RRC ID 66208
Author Neves HI, Machado GT, Ramos TCDS, Yang HM, Yagil E, Spira B.
Title Competition for nutritional resources masks the true frequency of bacterial mutants.
Journal BMC Biol
Abstract BACKGROUND:It is widely assumed that all mutant microorganisms present in a culture are able to grow and form colonies, provided that they express the features required for selection. Unlike wild-type Escherichia coli, PHO-constitutive mutants overexpress alkaline phosphatase and hence can hydrolyze glycerol-2-phosphate (G2P) to glycerol and form colonies on plates having G2P as the sole carbon source. These mutations mostly occur in the pst operon. However, the frequency of PHO-constitutive colonies on the G2P selective plate is exceptionally low.
RESULTS:We show that the rate in which spontaneous PHO-constitutive mutations emerge is about 8.0 × 10-6/generation, a relatively high rate, but the growth of most existing mutants is inhibited by their neighboring wild-type cells. This inhibition is elicited only by non-mutant viable bacteria that can take up and metabolize glycerol formed by the mutants. Evidence indicates that the few mutants that do form colonies derive from microclusters of mutants on the selective plate. A mathematical model that describes the fate of the wild-type and mutant populations under these circumstances supports these results.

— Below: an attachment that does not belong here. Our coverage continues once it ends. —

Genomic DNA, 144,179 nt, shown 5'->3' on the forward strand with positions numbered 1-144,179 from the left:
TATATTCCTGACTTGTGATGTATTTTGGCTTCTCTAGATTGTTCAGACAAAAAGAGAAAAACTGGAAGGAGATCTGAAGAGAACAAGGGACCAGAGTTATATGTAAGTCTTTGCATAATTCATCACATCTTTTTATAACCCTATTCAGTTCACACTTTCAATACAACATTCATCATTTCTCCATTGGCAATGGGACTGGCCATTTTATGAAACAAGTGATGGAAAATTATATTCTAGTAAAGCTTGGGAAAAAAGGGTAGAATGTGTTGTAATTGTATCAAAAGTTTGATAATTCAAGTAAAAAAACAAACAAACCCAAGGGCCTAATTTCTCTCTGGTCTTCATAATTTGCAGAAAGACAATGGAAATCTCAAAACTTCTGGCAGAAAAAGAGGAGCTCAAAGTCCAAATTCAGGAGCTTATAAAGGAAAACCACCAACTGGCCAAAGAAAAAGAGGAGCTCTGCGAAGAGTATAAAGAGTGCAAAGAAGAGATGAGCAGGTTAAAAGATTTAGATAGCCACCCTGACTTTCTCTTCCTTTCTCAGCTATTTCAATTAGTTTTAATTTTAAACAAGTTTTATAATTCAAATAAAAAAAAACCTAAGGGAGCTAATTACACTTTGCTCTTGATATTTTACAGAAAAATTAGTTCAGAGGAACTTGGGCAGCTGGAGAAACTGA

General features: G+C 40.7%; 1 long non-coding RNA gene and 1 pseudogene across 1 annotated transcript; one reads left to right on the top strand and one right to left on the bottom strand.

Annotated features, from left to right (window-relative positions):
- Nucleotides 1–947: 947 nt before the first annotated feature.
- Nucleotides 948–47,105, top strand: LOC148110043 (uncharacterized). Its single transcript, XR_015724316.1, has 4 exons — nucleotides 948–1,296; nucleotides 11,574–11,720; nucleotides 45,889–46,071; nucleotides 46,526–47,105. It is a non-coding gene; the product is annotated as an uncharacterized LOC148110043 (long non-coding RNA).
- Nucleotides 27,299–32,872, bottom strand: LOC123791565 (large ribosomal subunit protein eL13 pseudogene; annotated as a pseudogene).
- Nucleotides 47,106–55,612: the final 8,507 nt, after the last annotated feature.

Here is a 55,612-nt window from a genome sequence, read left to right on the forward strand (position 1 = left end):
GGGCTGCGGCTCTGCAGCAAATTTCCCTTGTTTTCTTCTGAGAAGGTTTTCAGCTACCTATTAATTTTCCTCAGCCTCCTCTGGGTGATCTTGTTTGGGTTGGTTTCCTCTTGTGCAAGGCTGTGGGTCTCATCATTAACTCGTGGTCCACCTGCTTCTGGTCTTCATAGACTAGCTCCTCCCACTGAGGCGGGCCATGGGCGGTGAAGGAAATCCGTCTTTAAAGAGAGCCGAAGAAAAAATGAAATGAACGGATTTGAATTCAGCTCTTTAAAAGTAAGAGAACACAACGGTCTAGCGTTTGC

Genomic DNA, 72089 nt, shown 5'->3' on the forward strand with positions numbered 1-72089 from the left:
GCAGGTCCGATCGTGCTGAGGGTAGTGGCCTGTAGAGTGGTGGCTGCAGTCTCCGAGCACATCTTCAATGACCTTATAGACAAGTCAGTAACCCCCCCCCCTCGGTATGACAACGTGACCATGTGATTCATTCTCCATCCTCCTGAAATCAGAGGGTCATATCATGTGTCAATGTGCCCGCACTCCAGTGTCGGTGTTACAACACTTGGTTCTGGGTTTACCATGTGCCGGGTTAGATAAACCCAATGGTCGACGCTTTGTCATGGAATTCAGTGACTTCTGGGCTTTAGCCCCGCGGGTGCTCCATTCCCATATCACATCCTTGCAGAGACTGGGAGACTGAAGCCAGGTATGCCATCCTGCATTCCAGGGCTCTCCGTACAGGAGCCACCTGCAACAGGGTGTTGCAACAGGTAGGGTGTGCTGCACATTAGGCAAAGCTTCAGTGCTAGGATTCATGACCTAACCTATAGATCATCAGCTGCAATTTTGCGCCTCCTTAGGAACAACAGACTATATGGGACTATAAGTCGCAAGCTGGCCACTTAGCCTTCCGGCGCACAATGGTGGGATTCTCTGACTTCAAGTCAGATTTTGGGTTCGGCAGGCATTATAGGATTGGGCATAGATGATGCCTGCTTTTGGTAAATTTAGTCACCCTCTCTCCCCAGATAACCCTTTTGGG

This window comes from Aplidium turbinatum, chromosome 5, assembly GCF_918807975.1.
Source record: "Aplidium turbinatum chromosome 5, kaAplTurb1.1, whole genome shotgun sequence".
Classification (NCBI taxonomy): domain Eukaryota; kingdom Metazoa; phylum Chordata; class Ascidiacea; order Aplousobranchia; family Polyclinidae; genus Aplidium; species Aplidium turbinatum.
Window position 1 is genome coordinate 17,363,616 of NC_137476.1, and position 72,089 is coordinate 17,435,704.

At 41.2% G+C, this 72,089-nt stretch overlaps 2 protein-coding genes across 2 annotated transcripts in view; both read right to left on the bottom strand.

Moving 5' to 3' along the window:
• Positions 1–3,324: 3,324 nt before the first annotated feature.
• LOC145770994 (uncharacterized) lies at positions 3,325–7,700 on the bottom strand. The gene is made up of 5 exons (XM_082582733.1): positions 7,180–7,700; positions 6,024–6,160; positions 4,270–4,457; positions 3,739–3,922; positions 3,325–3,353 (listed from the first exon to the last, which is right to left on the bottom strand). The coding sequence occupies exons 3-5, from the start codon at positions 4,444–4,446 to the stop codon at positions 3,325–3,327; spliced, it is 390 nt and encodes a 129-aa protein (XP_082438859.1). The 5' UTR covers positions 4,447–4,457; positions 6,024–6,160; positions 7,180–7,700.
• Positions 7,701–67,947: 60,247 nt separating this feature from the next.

CONCLUSION:This scenario in which neither the wild-type nor the majority of the mutants are able to grow resembles an unavoidable "tragedy of the commons" case which results in the collapse of the majority of the population. Cooperation between rare adjacent mutants enables them to overcome the competition and eventually form mutant colonies. The inhibition of PHO-constitutive mutants provides an example of mutant frequency masked by orders of magnitude due to a competition between mutants and their ancestral wild-type cells. Similar "tragedy of the commons-like" cases may occur in other settings and should be taken into consideration while estimating true mutant frequencies and mutation rates.
Volume 18(1)
Pages 194
Published 2020-12-14
DOI 10.1186/s12915-020-00913-1
PII 10.1186/s12915-020-00913-1
PMID 33317515
PMC PMC7737367
MeSH Escherichia coli / genetics Escherichia coli / physiology* Microbial Interactions* Mutation* Nutrients / physiology
IF 6.765
Prokaryotes E. coli Keio collection BW25113 JW0427-KC JW5702-KC JW2410-KC JW3778-KC JW2235-KC JW2236-KC JW2237-KC JW3389-KC JW3898-KC JW3897-KC JW3386-KC JW2233-KC JW2234-KC JW3896-KC JW0374-KC